Need Support

iVillage Member
Registered: 02-14-2010
Need Support
8
Sun, 02-14-2010 - 3:55pm
My son will be 5yrs in April. We have 4 children 7yr girl, the boy, 18month old, 4 mth old. I homeschool the oldest and the boy will be in K this fall.
I am really struggling with support. I believe he has ADHD, I know about meds/diagnosing until later but I don't know what my next step should be. I love staying home and I knew it would be a challenge but this boy has been bouncing off the walls since he was born. I find myself wanting to just plant him in front of the tv and we have never done that before. Does anyone know of any good sites, groups or books on behavioral techniques? Not the actual diagnosing, but rather how to deal with daily living?
It seems my patience is so done, I really feel like crying, and I'm actually starting to dread the waking days.
AAHH...this is so hard.
iVillage Member
Registered: 10-15-2006
Mon, 09-15-2014 - 2:05pm

There are a number of number of behavioral treatment options; google them.

iVillage Member
Registered: 03-25-2003
In reply to: craftygirl01
Fri, 02-19-2010 - 2:24pm

One of the things that can be true for ADHD kids is that they don't pick up social cues easily/at all. All those things others learn "naturally" on their own need to be taught specifically.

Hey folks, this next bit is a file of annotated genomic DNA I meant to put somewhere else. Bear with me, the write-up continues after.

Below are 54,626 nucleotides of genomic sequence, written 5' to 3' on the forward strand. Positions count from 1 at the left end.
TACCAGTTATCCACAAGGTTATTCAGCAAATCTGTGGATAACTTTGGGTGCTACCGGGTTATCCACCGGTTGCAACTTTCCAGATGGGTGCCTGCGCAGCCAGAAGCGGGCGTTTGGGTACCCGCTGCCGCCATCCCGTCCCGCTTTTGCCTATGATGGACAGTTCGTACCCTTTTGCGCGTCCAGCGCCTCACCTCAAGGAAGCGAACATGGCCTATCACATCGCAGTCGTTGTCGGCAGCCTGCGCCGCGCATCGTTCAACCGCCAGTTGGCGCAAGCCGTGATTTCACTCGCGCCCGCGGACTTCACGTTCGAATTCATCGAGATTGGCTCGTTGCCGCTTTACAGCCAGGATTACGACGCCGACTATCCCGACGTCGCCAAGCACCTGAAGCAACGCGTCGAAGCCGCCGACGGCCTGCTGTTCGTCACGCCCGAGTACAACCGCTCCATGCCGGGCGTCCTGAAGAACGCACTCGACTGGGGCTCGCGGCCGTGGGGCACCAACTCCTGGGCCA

Playing rough--depends what you mean, to me that's not hitting, but banging into each other, etc.? Sensory-seeking stuff? Have you specifically taught a gentle touch? Had him practice it?

Everyone's nerves: by doing what? He could well not be picking up that he's getting on your nerves, if that makes sense, not the way you'd expect (or, say, that your other kids do!). This can be where the sticker charts/behavioral reward systems can really work, if you can get it down to specific things he's doing.

And--LOTS of running around. At that age, one of the things we did was if the kid was getting annoying, we'd have him run a circle around our house--outside in summer, inside in winter. Or jumping jacks. Or whatever works for YOUR kid.

Megan
Megan
iVillage Member
Registered: 06-10-2007
In reply to: craftygirl01
Mon, 02-15-2010 - 10:17am
In my opinion allergy testing is a must, and usually part of the Diagnostic Process. We discovered DD was allergic to Milk and Soy, and the difference was quite noticeable when they were removed from her diet.

A child may HAVE ADHD, but it is not what they ARE. Never tell a child they ARE ADHD.

iVillage Member
Registered: 07-16-2009
In reply to: craftygirl01
Mon, 02-15-2010 - 9:51am

Another thought is to have his allergies checked. My son gets very aggressive and short tempered when his allergies are bothering him. We just found out he is allergic to Milk Eggs, Wheat and all other outdoor Weeds and such. We would have never know about some of them and once we adjusted his diet he is much more even tempered and relaxed. He still has attention issues and is busy but he has a better handle on it.

I don't know if they still sell those mini indoor trampolines...More for exercising but that may be something he could use in the winter!

Hang in there! Michelle

iVillage Member
Registered: 02-14-2010
In reply to: craftygirl01
Mon, 02-15-2010 - 12:51am
Thank you so much for your advice. Just what I'm looking for. He has this red bouncy ball that he's on constantly, his butt is actually chapped. We are considering a trampoline this summer. I do have him run around the couch or do jumping jacks...great idea.
I guess this winter weather is not helping us out either.
I have read the Learning book by Cynthia...
iVillage Member
Registered: 02-14-2010
In reply to: craftygirl01